Bird of Mouth is spreading

    Jennifer Knox doing a group poetry writing entry for the Iowa Bird of Mouth project in Osceola.
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    Since February happens to be National Bird-Feeding Month, here’s some food for thought: 432 of all 1,154 bird species in North America need “urgent conservation action,” according to a 2016 report from the North American Bird Conservation Initiative. That means a third of all the kinds of birds on the continent could disappear unless we take major steps to protect them.

    That’s one of many things you can learn from the Iowa Bird of Mouth project, which Iowa Artist Fellow Jennifer Knox hatched last summer to encourage people to pay more attention to all the birds that flit in and out of our lives every day. The project lives on a website where folks can write poems about a new bird each month, like October’s Ring-necked Pheasant or this month’s Northern Cardinal.

    Jennifer has published work in the New York Times, The New Yorker and American Poetry Review, teaches at Iowa State and runs a small spice business, called Saltlickers, on the side. (Mixing the right amounts of ginger and oregano is “really like balancing a poem,” she told the Register last year.)

    Iowa Bird of Mouth.
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    She grew up in southern California, and when she moved to Iowa, she was surprised by how many Iowans talk about birds.

    “Just chatting with a check-out clerk, for example, I’d hear amazing stories about crows, cardinals – you name it! – stories that were intimate, animated and magic,” she wrote on her Bird of Mouth blog.

    She was telling a friend from Muscatine about this phenomenon when his phone interrupted with a cardinal’s song ringtone.

    That’s when she decided to start the Bird of Mouth project, an open-sourced writing project that could appeal to all sorts of people – kids, grown-ups, city folks, country folks, birdwatchers and conservationists.

    Jennifer Knox doing a group poetry writing entry for the Iowa Bird of Mouth project in Osceola.
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    “But that’s been my biggest lesson so far,” she said the other day on her drive to Ames from her home in Nevada. “I originally thought, ‘Oh, everybody can do this, but everybody doesn’t want to. The people who want to are writers.”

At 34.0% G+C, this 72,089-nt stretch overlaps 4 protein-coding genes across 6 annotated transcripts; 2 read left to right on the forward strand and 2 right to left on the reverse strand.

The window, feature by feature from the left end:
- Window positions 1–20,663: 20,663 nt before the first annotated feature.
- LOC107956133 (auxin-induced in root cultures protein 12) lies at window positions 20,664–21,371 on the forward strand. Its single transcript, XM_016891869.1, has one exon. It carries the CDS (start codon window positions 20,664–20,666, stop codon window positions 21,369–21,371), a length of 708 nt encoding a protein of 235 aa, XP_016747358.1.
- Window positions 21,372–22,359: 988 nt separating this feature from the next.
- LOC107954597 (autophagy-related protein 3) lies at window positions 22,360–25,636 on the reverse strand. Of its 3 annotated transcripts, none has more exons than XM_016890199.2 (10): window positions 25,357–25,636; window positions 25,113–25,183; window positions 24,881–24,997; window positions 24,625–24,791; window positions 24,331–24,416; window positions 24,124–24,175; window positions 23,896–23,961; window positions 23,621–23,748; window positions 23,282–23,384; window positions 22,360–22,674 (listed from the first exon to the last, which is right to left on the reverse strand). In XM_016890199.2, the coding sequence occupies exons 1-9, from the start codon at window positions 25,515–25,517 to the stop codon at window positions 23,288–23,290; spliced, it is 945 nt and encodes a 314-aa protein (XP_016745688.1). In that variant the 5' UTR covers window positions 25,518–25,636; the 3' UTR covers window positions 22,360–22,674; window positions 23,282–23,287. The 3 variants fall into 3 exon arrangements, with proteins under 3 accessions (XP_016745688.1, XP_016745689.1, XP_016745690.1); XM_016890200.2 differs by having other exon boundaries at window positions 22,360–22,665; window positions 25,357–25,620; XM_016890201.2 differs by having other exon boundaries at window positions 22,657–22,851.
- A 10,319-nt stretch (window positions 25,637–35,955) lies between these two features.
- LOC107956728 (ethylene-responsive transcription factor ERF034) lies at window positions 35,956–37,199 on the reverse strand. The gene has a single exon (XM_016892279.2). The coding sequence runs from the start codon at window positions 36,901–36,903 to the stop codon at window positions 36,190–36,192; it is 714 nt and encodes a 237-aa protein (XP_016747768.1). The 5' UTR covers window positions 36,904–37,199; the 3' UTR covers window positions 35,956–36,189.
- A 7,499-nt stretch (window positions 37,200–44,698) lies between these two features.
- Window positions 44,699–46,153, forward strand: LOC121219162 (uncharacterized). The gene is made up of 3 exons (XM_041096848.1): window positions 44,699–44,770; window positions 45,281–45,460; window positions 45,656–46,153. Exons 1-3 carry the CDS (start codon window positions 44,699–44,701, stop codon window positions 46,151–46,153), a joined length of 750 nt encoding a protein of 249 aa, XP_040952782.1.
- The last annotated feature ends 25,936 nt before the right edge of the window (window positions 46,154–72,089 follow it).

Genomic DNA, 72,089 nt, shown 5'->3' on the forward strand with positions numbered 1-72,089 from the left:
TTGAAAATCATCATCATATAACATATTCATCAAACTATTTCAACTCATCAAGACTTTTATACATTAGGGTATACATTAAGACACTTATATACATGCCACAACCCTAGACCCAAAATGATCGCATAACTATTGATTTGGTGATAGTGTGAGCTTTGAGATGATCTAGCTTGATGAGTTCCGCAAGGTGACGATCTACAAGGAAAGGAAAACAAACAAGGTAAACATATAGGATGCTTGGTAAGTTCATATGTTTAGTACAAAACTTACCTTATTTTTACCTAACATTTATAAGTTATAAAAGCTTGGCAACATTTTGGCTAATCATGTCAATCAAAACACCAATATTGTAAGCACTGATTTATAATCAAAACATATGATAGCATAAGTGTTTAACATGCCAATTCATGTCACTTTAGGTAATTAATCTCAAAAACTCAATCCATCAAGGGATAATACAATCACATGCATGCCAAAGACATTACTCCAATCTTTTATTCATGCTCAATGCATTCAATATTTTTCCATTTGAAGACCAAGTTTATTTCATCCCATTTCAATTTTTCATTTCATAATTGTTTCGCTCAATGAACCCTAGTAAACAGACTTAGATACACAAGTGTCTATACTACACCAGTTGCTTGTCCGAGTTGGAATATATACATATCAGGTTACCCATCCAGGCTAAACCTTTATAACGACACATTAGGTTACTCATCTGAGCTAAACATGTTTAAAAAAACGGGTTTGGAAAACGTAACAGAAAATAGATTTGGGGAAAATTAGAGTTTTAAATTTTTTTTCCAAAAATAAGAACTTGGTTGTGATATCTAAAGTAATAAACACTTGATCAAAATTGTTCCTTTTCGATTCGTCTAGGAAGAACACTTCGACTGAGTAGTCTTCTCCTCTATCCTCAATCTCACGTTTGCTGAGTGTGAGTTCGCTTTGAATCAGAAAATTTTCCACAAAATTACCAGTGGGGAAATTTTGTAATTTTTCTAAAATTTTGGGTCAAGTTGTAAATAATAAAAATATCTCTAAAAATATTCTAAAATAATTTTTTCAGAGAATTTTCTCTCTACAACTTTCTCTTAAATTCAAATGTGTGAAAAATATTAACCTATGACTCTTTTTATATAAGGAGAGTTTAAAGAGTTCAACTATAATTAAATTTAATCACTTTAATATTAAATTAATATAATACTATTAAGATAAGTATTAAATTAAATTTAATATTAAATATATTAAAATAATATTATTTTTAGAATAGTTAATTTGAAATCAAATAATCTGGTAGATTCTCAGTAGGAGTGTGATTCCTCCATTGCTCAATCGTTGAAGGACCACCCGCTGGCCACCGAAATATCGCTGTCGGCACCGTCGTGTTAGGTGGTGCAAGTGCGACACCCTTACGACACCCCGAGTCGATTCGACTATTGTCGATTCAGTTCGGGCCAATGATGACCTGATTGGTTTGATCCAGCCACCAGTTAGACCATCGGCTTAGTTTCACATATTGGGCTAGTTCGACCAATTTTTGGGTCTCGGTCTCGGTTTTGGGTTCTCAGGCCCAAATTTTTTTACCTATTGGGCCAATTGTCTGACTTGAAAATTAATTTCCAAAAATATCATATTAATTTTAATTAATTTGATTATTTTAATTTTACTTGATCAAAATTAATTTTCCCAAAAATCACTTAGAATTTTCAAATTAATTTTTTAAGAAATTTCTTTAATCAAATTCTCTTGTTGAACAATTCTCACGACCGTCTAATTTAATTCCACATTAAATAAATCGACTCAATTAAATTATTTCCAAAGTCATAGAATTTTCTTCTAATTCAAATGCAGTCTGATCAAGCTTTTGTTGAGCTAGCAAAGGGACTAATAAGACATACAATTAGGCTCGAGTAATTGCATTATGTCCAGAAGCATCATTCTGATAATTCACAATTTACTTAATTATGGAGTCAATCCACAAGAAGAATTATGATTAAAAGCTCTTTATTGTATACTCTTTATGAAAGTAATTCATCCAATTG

The list of contributors includes writers of all levels, from a National Book Award nominee to preschoolers, from Iowa and beyond. Nobody has to sign their name, so it’s hard to tell who they are, but collectively, they’ve written some “knockout” stuff every single month, Jennifer said.

    She especially likes some of the November poems about crows, like this one:
    a sharp-eye wingnut // a shadow friend // followed me through a fog backyard // a one foot dance over purple play set sand // I tossed out a bread heel // shadow friend spied the writing on the basement wall first // we shared a telepathic moment // a metaphorical clink of glass // a warning, a prayer // a caw, a stare down // the furnace broke the next day.

    “It’s as much about ‘I saw the bird’ as ‘the bird saw me,’” Jennifer said. Many of the poems tend to focus on that moment of connection, when the birdwatcher becomes the bird-watched.

    'Eastern Screech Owl,' by Polyphony Bruna of Ames.
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    The Bird of Mouth project started with the school year, last September (American Goldfinch), and will continue through August (Great Blue Heron). The project’s logo was based on a drawing by 2015 Iowa Artist Fellow Kathranne Knight, and a monthly series of bird portraits are being created by an Ames artist named Polyphony Bruna.

    Some volunteers with Story County Conservation plan to bring a Trumpeter Swan to a special event called Bird-a-palooza on April 1 at MacFarland Park in Ames.

    And at the end of the year, the project may inspire even more collaborations. An Ames composer would like to turn some of the poems into a dozen short songs for children.

    Meantime, Jennifer keeps bird- and word-watching as the poems pile up. She keeps four songbirds at home – lovebirds Jack, Piggle and Derpy, and a parakeet named Uzi – and she sees them differently now.

    “You know, the deeper I get into this project, the more silly I think they are,” she said. “It’s like if you were studying wolves and you had a pink poodle in the house. (The songbirds) have toys, they have peanut butter. Meanwhile, there are Eastern Screech Owls out there tearing it up.”